We enjoy visiting zoos.
Politically correct or not, zoos have allowed us to observe animals that we might never have seen otherwise – and helped us learn about important wildlife issues.
Take the Schonbrunn Vienna Zoo for example.
A zoo in a palace
In a city blessed with marvellous attractions, this zoo is a stand-out: modern, educational and highly entertaining.
Located in the grounds of the famous and majestic Schonbrunn Palace, the Vienna Zoo is said to be the world’s oldest, dating to 1752.
Originally reserved for members of Austria’s Habsburg royal family, the menagerie was opened to the public in 1779.
Emperor Joseph II organised expeditions to Africa and the Americas to procure specimens for the zoo, which now houses more than 500 species of mammals, birds, reptiles, amphibians, insects and fish.
None of the zoo’s exhibits, however, are as rare as its popular Giant Pandas, originally named Yang Yang and Long Hui.
There’s said to be only about 1600 of these bears left; most of them in China, either wild, in reserves or in captivity.
In 2003, the Chinese government loaned Yang Yang and Long Hui to the Republic of Austria for 10 years or more, with the zoo participating in the international panda breeding and research project.
Last year, a baby panda was born at the zoo by natural conception.
Feted like royalty on their arrival at Schonbrunn Vienna Zoo, the two adult pandas were promptly rechristened Sissi and Franz, after former Emperor Franz Joseph and his famous wife, Elisabeth.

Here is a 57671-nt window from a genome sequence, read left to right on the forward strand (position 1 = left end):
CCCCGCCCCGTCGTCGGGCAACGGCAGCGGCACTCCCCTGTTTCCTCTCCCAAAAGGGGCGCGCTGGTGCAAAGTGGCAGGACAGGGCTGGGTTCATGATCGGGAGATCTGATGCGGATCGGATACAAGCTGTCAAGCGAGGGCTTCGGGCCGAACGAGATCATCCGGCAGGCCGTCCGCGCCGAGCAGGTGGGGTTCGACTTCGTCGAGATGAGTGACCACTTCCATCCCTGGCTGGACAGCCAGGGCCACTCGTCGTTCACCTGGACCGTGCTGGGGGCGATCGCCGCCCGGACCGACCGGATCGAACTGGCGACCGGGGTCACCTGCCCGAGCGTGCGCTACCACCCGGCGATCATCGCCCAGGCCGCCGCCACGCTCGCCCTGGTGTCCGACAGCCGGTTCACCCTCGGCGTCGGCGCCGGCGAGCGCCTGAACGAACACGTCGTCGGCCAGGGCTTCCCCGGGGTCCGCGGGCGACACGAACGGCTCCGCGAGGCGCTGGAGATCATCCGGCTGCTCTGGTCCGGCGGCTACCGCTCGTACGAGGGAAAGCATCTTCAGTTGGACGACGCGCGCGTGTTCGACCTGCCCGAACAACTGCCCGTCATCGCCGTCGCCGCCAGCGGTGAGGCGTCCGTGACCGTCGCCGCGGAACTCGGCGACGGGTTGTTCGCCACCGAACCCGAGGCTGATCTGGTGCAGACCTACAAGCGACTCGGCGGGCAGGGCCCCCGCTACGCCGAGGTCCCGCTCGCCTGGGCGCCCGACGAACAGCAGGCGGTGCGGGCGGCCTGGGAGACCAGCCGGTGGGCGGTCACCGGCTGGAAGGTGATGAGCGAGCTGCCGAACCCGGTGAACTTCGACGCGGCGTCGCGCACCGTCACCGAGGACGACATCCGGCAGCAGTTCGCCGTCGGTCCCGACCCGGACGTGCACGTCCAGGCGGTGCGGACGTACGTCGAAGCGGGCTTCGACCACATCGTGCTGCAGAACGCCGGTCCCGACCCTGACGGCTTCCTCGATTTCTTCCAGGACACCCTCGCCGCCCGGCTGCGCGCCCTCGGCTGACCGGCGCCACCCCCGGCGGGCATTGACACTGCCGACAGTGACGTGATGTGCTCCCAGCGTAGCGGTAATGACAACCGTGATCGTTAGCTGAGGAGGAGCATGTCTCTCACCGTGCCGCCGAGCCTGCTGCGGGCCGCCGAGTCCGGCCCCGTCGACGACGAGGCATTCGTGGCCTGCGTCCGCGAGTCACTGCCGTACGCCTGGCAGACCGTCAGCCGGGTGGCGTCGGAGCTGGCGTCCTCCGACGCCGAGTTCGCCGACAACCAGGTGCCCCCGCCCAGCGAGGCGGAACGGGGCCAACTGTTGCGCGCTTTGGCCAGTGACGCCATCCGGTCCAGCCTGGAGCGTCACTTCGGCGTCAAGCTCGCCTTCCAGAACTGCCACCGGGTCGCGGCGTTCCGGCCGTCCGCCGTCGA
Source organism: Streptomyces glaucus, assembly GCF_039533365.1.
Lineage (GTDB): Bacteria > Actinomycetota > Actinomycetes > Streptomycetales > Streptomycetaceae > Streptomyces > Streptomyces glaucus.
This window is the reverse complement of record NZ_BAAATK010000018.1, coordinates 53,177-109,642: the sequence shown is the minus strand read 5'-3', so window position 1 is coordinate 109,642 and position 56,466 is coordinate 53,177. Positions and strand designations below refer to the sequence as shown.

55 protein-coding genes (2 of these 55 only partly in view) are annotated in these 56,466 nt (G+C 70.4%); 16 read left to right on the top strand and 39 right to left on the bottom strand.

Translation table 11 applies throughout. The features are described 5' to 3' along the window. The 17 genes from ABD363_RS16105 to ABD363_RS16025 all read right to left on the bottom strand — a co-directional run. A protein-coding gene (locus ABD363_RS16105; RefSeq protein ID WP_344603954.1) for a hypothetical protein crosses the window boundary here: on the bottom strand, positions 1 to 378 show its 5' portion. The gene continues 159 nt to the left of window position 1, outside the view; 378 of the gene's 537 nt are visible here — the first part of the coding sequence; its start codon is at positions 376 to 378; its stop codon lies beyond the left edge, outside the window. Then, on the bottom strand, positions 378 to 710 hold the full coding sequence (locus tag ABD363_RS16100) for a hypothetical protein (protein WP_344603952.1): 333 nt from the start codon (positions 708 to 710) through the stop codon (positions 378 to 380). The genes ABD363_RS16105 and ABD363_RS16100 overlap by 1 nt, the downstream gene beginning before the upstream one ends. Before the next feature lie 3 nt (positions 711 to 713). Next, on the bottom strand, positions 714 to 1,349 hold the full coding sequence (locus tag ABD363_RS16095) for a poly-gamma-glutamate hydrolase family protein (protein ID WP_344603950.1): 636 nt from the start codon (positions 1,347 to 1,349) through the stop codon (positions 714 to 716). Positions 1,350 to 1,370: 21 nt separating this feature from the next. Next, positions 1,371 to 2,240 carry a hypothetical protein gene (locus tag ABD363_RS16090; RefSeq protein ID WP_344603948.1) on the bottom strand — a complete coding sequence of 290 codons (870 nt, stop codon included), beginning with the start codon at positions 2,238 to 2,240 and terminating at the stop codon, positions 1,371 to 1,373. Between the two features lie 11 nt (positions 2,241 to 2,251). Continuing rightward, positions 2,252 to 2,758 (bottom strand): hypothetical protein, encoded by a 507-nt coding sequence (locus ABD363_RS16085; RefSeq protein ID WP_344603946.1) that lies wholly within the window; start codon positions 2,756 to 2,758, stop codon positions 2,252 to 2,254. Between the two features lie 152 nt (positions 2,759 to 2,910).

The crowd-drawing power of the Giant Pandas is astonishing. When we visited the zoo, there was an almost constant throng of people around the enclosure and a steady background whirl of cameras.
Planet of the apes
Another popular area at Vienna Zoo is the orangutan education section, where these shaggy-haired apes can swing through the air as high as 11 metres above the ground, as well as scaling nets, ropes and trees – and, if you are lucky, gazing for a split second into the camera lens.
The zoo’s information center provides education material on the evolutionary history of orangutans, their lives and threats to the species.
An assault on the senses
Schonbrunn Vienna Zoo is a maze of colour, sights and sounds – a wonderful assault on the senses.
From Siberian Tigers to lumbering elephants, hippos, Rhinos, polar bears, a rainforest trail, desert house, aquarium and flocks of pretty flamingoes, there’s something to see at every turn – making this a truly memorable destination.
Eye-catching palm house
Another remarkable attraction adjoining Vienna Zoo is the Palmenhaus or palm house, which is yet another highlight of the Schönbrunn Palace garden.
One of the last of its kind, the impressive palm house is a giant steel and glass construction over 110 metres long, 28 metres wide and more than 25 metres high.
The Palmenhaus was built in 1882 during the reign of Emperor Franz Joseph
Linked by tunnel-like passages, the three pavilions of the palm house contain different climatic zones: a ‘cold’ house to the north, a temperate zone in the central pavilion and a tropical climate in the south pavilion.
The necessary temperatures are achieved by steam heating, which means that rare plant specimens from all over the world can be grown in the Vienna Palmenhaus.
Opening times and dates
Vienna Zoo is open every day of the year.
See opening times; how to get to the zoo; admission costs; and details of where you can obtain refreshments.
Hotel de France
In Vienna, we stayed at the luxurious Hotel de France.